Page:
Reaching the Lost At Any Cost?


I received an email during the week. It was an article written by BBC correspondent Jon Leyne. The article concerned a certain: Southeast Christian Church in Louisville - Kentucky, but moreover its size and appeal. The church, with a seating capacity of over 9,000 people, boasts a car park large enough to warrant a shuttle bus service to the front door and banks of escalators to a balcony in which one is personally escorted to their seat by ushers without lemons.

Says Leyne, "Known as a "Mega Church", gone are all those trappings that seem to scare people off conventional religion - the vestments, the dreary hymns sung by an out of tune choir, all that standing or kneeling, the long silences and the incomprehensible language". "Instead", he writes, "It's like sitting through a very well produced, but rather middle-of-the-road, pop concert. The orchestra and singing is highly professional. Everything is relayed on a series of huge video monitors clearly visible, even from the top row of the gods. They even display the words for the religious songs so you don't need to read from an order of service or a hymn book".

The congregation has only been in this massive building for just over four years - but already is threatening to outgrow it. A total of 18,000 people attend the three services every weekend. Many thousands more spend a good chunk of their week in the smart new gymnasium, food court, day-care centre and classrooms. According to Leyne this is not just a church, it is the "shopping mall of modern religion" - a new medieval city, clustered round the sanctuary. One of the other Mega-Churches is actually introducing a McDonalds. Some of them have housing developments on campus, one is building a religious theme park based on the story of Jonah and the whale.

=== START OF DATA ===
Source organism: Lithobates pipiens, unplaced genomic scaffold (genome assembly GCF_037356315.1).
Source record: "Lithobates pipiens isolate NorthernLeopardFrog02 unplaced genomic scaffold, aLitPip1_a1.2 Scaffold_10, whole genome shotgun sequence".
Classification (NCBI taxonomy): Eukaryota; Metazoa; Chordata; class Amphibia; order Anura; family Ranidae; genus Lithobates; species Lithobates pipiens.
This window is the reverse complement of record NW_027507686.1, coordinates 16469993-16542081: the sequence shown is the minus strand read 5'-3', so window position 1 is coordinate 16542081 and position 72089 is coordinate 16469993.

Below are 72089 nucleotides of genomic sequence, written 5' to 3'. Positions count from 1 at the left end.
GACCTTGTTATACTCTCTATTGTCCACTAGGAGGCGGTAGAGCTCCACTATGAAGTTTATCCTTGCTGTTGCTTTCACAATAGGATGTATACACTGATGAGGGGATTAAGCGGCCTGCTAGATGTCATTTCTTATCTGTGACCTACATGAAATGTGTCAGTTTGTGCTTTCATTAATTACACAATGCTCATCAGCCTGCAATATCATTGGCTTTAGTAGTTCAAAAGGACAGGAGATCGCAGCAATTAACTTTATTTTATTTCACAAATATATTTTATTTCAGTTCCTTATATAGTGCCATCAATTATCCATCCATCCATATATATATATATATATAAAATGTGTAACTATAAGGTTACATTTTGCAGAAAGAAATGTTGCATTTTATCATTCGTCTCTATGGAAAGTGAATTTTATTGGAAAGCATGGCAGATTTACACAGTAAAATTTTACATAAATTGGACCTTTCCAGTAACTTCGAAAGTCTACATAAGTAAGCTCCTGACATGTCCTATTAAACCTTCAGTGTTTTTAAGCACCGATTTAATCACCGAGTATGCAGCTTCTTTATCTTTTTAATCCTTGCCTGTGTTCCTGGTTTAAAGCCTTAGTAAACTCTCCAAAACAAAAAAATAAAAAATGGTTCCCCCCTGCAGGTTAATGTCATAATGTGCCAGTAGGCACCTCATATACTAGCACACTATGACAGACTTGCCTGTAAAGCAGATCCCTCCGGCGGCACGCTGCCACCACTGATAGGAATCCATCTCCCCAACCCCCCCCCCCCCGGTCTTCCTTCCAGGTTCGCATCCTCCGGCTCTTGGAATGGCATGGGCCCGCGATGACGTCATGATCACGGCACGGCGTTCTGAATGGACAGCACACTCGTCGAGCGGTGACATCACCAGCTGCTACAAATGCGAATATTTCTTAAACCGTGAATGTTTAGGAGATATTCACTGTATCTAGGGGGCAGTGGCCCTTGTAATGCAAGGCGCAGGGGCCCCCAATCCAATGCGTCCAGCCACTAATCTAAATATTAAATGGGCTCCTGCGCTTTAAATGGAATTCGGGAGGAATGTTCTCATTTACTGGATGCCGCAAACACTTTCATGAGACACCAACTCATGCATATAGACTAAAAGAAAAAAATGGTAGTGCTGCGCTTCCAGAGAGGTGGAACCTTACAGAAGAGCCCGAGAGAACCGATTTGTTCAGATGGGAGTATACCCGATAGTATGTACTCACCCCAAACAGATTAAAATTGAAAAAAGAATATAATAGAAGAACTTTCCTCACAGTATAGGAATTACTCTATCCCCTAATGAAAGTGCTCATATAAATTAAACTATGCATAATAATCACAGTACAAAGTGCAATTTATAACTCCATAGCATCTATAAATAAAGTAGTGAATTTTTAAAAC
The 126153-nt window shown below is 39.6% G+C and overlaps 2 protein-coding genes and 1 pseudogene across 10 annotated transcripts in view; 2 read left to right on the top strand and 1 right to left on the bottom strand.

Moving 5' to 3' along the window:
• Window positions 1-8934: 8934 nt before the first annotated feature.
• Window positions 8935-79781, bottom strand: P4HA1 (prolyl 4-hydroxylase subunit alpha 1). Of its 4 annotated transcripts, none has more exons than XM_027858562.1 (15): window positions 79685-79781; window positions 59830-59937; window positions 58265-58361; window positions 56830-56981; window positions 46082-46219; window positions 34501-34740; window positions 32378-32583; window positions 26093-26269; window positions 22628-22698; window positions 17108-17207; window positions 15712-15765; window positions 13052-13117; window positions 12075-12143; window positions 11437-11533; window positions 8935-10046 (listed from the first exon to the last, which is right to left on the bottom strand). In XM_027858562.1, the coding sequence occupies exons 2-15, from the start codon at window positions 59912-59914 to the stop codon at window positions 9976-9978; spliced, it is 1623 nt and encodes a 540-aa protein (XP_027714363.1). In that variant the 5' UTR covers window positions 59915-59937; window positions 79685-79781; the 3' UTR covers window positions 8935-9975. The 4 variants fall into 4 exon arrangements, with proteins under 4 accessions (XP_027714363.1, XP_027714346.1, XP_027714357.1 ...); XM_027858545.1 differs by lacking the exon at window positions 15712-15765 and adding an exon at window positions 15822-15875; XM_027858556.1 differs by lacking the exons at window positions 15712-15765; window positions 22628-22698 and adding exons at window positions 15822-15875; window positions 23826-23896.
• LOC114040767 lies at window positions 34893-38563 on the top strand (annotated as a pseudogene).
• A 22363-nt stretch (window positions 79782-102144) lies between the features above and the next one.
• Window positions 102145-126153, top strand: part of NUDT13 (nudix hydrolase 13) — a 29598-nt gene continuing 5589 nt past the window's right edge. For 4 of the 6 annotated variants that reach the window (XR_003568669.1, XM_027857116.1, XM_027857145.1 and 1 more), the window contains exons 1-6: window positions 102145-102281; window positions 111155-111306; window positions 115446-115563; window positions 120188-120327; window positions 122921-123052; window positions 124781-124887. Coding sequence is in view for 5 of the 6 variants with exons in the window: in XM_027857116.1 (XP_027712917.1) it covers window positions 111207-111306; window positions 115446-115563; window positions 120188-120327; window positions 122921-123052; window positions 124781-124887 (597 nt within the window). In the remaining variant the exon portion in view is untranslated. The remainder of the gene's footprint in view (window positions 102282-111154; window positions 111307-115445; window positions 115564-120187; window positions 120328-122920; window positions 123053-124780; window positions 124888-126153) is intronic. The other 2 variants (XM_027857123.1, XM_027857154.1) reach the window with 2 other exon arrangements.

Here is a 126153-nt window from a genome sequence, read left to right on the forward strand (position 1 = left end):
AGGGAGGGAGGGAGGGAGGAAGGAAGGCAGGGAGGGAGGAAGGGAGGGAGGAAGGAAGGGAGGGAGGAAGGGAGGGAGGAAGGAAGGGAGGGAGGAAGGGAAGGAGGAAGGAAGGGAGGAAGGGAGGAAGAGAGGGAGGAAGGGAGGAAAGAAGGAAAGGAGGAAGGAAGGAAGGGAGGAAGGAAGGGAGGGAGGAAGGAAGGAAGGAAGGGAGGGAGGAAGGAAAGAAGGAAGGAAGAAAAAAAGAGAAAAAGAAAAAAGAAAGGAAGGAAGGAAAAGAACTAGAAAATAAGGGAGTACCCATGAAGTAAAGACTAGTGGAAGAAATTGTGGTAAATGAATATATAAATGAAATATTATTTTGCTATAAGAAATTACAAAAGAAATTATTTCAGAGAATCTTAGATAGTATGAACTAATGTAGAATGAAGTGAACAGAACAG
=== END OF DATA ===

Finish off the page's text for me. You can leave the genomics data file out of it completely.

Tithing time is no small affair either, $500,000 hits the offering trays each week and there's even a police escort for the collection. Says Jon Leyne, "It's the place to meet the leading local politicians, to make business contacts - it's the country club of religion". Leyne was obviously taking some cheap shots. Bob Russell, the pastor of Southeast Christian, talks of a world that is getting worse. Christians feel a need for a greater strength he explains - "and there is strength in numbers". One religious affairs expert described it as "a form of Christian cocooning - as the faithful withdraw from what they see as an increasingly threatening world". And that's where I have a problem with it.

My daughter Kyrie thinks I'm being a little too negative here but it's the way I see it. I don't believe in "Christian Communes" - little cloistered, Christian, catechistic cocoons, because the church's commission is to "GO into all the world and preach the gospel" not to hide away in its own little exclusive world. Not to surround itself with all the comforts of a home that is NOT its home, and with trappings that are not its belongings.

NEWS FLASH > > > Jesus hung out with SINNERS!

If the Southeast Christian Church's intention is, as I suspect it is, like the Apostle Paul's, namely to become all things to all men that they might win them for the Gospel of Jesus Christ, then I applaud the concept of the Mega Church. But it seems to me there's a fine line between that, and a modern day moneychangers coup d'e-tat that echoing tones of the ilk. . "My house shall be a house of prayer, but you have turned it into a fast food outlet. . . ."

I guess the challenge to all big churches - and I don't have any particular ones in mind, is this: "Hey, while you're building your buildings, don't forget the people who sit in them eh Ė let alone those who donít, you know . .the oneís youíre meant to reach? - or even what we're meant to be doing here"?

Let's keep our eye on the ball shall we, a ball that isn't meant to be bouncing in the courts of our own religious comfort.


Whatever happened to preachers on push bikes eh?